Brexit is a hot topic at the moment and construction companies across the UK are feeling the effect of the uncertainty. We are taking a look at the ways in which you can help your company during these times. Read on to find out more.
Brexit-Proof: 7 Tips to Help Your Construction Company
The B word: it seems inescapable at the minute, but the Brexit discussion remains a hot topic across the country. And now more than ever, companies must consider how they are going to prepare for life after we leave - particularly those involved in the business of construction. In the event of a no deal departure, we could see labour shortages across the construction industry, as well as major disruption to trade, so it’s important to form a plan of action.
With that said, here are our top tips on how best to prepare and protect your business ahead of Brexit.
Focus on your existing workers…
Your workers will be your shining light in the wake of the big event, so you must focus on supporting them, and in particular their rights. It’s a moral duty to uphold these post-Brexit so as not to develop bad blood. Consider introducing employment packages to encourage long-term staff retention and stability. This will also help to increase employee motivation, and create workers who will champion your business in trying times.
...and look towards attracting new ones
A skills shortage in the sector means it will be essential to attract a whole new subsection of workers into the industry, ready and willing to learn the ropes and fill the gap. The best way to do this is to look to enticing younger workers into the business. Focus on launching training schemes or apprenticeships within your company - you could even partner with local colleges to help get students qualified and into construction roles.
Prepare for border disruption
Brexit will bring with it considerable disruption to trade at the UK-EU border - that means disruption to all imports and exports, so it’s important to prepare for this in advance. Start by getting a UK EORI number; this will allow you to apply for authorisations that will speed up and simplify the customs process. It’s also worth contacting the firm who currently moves your goods to find out what they’ll need to make declarations.
Bear in mind that in the event of leaving with no deal, there’ll be a new process for moving goods between Ireland and Northern Ireland. You can familiarise yourself with these customs procedures on the gov.uk website.
Plan your buying
On a similar note, if your business buys many of its materials from EU countries, you’re almost certain to be impacted by increased import tariff. Budgeting for this will be essential, as well as planning to prevent costly over-ordering. You could also consider sourcing UK manufacturers and stockists for after the divorce date - not only will you avoid paying more, but it’s a step towards helping local business.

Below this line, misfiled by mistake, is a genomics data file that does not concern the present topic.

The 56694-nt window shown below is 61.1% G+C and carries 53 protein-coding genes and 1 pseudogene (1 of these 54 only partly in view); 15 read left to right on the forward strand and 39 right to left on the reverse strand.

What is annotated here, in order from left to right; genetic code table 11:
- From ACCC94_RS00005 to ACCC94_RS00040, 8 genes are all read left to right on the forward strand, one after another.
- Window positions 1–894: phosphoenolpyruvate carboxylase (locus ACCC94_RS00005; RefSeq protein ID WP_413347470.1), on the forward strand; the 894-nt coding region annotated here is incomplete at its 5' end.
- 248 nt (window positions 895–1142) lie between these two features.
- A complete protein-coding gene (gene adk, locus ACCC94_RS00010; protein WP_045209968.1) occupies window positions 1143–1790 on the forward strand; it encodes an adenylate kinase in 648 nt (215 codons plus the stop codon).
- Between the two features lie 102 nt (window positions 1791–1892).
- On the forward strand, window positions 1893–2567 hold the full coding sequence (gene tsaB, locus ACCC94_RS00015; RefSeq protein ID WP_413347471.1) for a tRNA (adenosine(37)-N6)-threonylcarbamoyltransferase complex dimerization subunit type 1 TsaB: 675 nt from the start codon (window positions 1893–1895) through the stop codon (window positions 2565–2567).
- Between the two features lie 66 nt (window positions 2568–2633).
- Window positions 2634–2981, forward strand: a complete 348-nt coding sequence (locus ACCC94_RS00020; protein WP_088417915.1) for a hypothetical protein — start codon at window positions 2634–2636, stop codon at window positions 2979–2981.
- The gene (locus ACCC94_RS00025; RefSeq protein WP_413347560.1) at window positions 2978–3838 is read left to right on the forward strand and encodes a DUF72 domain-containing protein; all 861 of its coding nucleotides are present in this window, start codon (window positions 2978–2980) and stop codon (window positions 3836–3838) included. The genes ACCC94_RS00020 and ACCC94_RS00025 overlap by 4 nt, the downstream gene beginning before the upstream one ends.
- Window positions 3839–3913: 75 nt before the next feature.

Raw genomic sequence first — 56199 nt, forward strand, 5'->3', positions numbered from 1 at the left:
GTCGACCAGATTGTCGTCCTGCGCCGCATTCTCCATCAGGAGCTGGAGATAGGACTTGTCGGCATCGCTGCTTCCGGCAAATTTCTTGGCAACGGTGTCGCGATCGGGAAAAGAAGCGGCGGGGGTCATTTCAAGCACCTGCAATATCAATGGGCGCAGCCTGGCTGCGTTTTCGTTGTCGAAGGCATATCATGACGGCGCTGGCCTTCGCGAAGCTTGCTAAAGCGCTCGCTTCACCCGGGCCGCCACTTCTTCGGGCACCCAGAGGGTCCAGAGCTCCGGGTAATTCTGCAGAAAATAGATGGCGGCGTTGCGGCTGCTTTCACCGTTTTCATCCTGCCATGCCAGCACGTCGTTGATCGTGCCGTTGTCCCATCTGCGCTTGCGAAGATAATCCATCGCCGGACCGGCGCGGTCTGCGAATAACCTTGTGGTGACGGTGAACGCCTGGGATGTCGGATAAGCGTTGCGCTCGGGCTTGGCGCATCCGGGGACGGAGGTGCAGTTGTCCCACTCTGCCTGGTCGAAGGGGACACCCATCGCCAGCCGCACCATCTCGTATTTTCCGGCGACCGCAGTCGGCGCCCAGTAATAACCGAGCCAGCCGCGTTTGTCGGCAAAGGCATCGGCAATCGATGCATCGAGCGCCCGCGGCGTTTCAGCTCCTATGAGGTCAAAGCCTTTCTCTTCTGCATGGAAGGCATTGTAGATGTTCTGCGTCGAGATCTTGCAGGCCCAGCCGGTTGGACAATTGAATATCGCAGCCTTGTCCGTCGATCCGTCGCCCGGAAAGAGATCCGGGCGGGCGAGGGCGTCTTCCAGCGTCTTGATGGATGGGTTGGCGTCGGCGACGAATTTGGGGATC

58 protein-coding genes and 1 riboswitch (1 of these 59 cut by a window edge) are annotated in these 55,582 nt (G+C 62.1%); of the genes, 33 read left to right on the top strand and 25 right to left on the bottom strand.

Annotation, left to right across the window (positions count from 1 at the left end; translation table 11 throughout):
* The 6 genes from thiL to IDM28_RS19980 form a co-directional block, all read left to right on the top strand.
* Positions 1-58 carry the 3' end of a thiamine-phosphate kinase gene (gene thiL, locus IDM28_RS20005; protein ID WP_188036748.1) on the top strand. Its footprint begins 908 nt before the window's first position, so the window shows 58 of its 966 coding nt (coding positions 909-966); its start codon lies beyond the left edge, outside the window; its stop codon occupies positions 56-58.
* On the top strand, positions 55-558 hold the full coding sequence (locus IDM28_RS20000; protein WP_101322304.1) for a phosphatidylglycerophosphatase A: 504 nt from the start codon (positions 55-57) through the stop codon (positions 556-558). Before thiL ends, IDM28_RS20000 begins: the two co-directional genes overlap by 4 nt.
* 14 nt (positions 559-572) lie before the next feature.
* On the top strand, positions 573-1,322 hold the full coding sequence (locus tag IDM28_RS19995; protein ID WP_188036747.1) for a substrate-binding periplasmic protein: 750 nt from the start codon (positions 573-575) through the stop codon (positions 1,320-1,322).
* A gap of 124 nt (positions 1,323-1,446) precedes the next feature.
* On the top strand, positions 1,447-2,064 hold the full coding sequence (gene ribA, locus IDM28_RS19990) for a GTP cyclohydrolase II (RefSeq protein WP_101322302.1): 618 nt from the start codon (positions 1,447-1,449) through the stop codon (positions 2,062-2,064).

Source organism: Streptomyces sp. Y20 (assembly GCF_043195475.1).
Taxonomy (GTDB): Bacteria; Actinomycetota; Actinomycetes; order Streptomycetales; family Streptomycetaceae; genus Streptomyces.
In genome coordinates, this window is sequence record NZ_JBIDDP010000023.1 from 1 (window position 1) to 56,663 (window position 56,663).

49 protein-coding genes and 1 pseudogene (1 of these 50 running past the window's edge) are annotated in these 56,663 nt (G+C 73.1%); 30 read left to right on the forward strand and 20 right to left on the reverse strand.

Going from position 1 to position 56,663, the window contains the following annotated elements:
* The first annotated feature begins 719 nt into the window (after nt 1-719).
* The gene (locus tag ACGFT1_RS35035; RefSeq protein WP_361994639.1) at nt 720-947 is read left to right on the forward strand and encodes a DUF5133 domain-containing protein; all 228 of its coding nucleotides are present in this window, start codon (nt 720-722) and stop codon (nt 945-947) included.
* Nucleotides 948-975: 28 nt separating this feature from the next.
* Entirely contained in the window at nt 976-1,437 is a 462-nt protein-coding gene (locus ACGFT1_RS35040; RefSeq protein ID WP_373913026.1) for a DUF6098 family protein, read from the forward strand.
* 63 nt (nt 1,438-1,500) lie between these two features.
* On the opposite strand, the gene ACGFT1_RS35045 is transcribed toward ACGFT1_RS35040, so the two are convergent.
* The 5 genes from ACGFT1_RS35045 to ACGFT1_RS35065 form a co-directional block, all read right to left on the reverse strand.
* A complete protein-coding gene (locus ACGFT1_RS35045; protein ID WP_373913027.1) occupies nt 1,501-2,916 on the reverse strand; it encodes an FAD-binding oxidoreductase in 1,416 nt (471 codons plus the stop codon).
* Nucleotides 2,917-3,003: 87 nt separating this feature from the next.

Familiarise yourself with REACH
Going to be importing or using chemicals? Chances are that after Brexit you will need a valid UK REACH registration to cover any substance purchases. REACH stands for the Registration, Evaluation, Authorisation and Restriction of Chemicals Regulation - to register as an importer, you’ll need to open an account on REACH IT and provide information within 180 days of the UK leaving the EU. It’s worth familiarising yourself with the process and what’s required so that you’re not caught out.
Keep on top of legislation
Legislation might be changing by the day, but it doesn’t mean you can let matters of compliance slip. Falling short of these laws will see companies issued with a financial penalty and possibly even legal action, so it’s important to stay up-to-date as things continue to evolve.
Seek out new opportunities
Brexit will bring change, and with it brand new opportunities, so it’s the perfect chance to seize them. Be ready to respond to new things that are thrown your way; this could just well help to establish your business as a dominant force in the market, and entice customers in.
It’s important to remember that Brexit doesn’t necessarily mean things are going downhill. In fact, the construction industry is one that could see a positive impact as a result of the changes. Due to the recent drop in the British Pound, and what with the exchange rate in their favour, more customers overseas could soon be displaying an interest in buying from the UK, which could mean something of a business boom for those in the sector.
The future is still uncertain; whether we ultimately leave with a deal or without one, or the whole thing is overturned and we remain in the EU, there are going to be inevitable changes, some of them potentially disruptive. By taking a proactive stance and preparing your business as best as you can, you can ensure that you’ll be able to meet any challenges head-on.